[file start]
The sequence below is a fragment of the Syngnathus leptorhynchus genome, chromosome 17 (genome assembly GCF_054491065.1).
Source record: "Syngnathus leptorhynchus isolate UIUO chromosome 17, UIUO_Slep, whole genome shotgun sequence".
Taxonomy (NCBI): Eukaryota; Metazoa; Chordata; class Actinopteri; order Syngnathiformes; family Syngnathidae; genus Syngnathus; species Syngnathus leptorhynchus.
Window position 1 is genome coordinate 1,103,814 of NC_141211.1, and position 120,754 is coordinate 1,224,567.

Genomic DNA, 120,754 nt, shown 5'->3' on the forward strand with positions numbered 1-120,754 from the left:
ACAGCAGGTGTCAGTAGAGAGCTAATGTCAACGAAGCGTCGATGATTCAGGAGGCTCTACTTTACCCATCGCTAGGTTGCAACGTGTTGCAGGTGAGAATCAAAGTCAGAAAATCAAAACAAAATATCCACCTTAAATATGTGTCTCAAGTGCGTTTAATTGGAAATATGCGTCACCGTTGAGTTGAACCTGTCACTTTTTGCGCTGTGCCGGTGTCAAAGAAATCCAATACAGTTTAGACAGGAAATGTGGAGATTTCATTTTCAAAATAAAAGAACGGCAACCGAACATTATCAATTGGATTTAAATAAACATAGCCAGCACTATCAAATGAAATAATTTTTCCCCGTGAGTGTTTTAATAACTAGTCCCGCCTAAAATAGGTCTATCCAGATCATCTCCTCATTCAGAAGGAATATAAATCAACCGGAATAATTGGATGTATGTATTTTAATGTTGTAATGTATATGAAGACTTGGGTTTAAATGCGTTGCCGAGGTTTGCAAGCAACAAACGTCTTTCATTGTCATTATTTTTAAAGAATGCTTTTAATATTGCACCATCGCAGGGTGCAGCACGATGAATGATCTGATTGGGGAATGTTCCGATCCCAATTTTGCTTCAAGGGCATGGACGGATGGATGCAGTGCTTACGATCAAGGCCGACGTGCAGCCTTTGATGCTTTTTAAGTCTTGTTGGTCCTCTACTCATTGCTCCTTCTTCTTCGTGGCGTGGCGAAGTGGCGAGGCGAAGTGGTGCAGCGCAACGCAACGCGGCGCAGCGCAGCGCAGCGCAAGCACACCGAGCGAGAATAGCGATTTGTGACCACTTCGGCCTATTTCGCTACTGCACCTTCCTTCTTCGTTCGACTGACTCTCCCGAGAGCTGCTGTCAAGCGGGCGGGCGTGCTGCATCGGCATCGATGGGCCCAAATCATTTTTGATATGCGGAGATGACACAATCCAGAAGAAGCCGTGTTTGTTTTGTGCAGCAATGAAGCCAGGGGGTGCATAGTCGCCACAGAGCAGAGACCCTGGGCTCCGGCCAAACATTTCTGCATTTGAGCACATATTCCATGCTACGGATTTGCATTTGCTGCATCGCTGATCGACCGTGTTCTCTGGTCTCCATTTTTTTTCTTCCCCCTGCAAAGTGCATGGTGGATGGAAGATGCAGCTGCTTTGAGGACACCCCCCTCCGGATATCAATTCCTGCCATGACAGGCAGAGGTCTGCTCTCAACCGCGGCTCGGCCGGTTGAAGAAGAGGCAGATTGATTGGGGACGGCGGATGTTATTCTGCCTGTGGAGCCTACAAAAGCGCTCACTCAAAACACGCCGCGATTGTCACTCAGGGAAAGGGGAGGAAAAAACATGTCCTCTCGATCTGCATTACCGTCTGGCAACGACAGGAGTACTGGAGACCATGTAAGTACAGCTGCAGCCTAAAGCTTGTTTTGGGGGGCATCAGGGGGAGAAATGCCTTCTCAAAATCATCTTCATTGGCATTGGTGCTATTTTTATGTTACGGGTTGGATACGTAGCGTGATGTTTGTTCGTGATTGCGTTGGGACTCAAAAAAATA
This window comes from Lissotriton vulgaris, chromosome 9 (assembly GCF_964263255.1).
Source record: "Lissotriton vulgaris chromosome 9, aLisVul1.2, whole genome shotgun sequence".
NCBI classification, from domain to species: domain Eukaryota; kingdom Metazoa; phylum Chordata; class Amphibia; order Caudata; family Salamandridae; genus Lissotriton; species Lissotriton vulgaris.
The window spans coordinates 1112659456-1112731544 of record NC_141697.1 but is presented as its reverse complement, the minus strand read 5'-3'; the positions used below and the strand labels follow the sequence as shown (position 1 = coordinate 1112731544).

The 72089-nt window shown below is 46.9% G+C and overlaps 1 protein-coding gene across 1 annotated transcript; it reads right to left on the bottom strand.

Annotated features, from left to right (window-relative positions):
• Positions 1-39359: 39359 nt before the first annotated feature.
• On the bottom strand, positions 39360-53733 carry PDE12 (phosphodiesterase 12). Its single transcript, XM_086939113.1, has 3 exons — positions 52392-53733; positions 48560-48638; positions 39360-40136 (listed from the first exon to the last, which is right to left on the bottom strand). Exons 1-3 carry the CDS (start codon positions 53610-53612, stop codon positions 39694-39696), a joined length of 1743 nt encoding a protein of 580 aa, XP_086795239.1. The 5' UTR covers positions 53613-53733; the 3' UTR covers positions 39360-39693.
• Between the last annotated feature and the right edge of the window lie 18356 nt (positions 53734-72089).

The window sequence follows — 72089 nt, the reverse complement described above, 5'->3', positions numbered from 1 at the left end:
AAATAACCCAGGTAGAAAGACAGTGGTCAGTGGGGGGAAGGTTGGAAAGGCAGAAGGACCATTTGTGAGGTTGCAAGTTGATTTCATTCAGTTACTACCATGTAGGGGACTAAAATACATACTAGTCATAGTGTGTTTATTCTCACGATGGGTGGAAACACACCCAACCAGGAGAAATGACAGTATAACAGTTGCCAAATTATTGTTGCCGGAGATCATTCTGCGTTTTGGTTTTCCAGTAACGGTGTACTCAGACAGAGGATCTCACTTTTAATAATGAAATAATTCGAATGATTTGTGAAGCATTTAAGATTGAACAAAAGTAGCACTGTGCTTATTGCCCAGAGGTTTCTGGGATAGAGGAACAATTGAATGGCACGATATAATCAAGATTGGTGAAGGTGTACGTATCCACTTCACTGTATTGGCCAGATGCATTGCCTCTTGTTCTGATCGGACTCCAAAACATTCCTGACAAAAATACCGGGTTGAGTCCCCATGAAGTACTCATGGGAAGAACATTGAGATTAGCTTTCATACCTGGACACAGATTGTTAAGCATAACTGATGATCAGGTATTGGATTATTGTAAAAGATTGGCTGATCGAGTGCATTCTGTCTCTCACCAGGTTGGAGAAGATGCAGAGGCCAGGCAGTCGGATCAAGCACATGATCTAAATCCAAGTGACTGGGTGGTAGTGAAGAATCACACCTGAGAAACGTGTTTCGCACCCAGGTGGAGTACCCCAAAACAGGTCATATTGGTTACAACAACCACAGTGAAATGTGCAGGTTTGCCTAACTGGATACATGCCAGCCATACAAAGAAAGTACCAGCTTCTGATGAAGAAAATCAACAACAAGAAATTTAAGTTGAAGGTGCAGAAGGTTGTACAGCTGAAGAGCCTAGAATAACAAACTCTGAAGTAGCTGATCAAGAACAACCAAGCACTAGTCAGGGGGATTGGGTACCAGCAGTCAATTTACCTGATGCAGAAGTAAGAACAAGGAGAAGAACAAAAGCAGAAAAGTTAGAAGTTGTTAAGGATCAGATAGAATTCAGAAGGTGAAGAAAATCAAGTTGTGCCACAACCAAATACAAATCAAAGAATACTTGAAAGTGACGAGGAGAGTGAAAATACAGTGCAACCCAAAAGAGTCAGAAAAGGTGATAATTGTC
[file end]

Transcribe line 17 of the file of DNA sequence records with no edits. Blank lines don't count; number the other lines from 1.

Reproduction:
AAATAACCCAGGTAGAAAGACAGTGGTCAGTGGGGGGAAGGTTGGAAAGGCAGAAGGACCATTTGTGAGGTTGCAAGTTGATTTCATTCAGTTACTACCATGTAGGGGACTAAAATACATACTAGTCATAGTGTGTTTATTCTCACGATGGGTGGAAACACACCCAACCAGGAGAAATGACAGTATAACAGTTGCCAAATTATTGTTGCCGGAGATCATTCTGCGTTTTGGTTTTCCAGTAACGGTGTACTCAGACAGAGGATCTCACTTTTAATAATGAAATAATTCGAATGATTTGTGAAGCATTTAAGATTGAACAAAAGTAGCACTGTGCTTATTGCCCAGAGGTTTCTGGGATAGAGGAACAATTGAATGGCACGATATAATCAAGATTGGTGAAGGTGTACGTATCCACTTCACTGTATTGGCCAGATGCATTGCCTCTTGTTCTGATCGGACTCCAAAACATTCCTGACAAAAATACCGGGTTGAGTCCCCATGAAGTACTCATGGGAAGAACATTGAGATTAGCTTTCATACCTGGACACAGATTGTTAAGCATAACTGATGATCAGGTATTGGATTATTGTAAAAGATTGGCTGATCGAGTGCATTCTGTCTCTCACCAGGTTGGAGAAGATGCAGAGGCCAGGCAGTCGGATCAAGCACATGATCTAAATCCAAGTGACTGGGTGGTAGTGAAGAATCACACCTGAGAAACGTGTTTCGCACCCAGGTGGAGTACCCCAAAACAGGTCATATTGGTTACAACAACCACAGTGAAATGTGCAGGTTTGCCTAACTGGATACATGCCAGCCATACAAAGAAAGTACCAGCTTCTGATGAAGAAAATCAACAACAAGAAATTTAAGTTGAAGGTGCAGAAGGTTGTACAGCTGAAGAGCCTAGAATAACAAACTCTGAAGTAGCTGATCAAGAACAACCAAGCACTAGTCAGGGGGATTGGGTACCAGCAGTCAATTTACCTGATGCAGAAGTAAGAACAAGGAGAAGAACAAAAGCAGAAAAGTTAGAAGTTGTTAAGGATCAGATAGAATTCAGAAGGTGAAGAAAATCAAGTTGTGCCACAACCAAATACAAATCAAAGAATACTTGAAAGTGACGAGGAGAGTGAAAATACAGTGCAACCCAAAAGAGTCAGAAAAGGTGATAATTGTC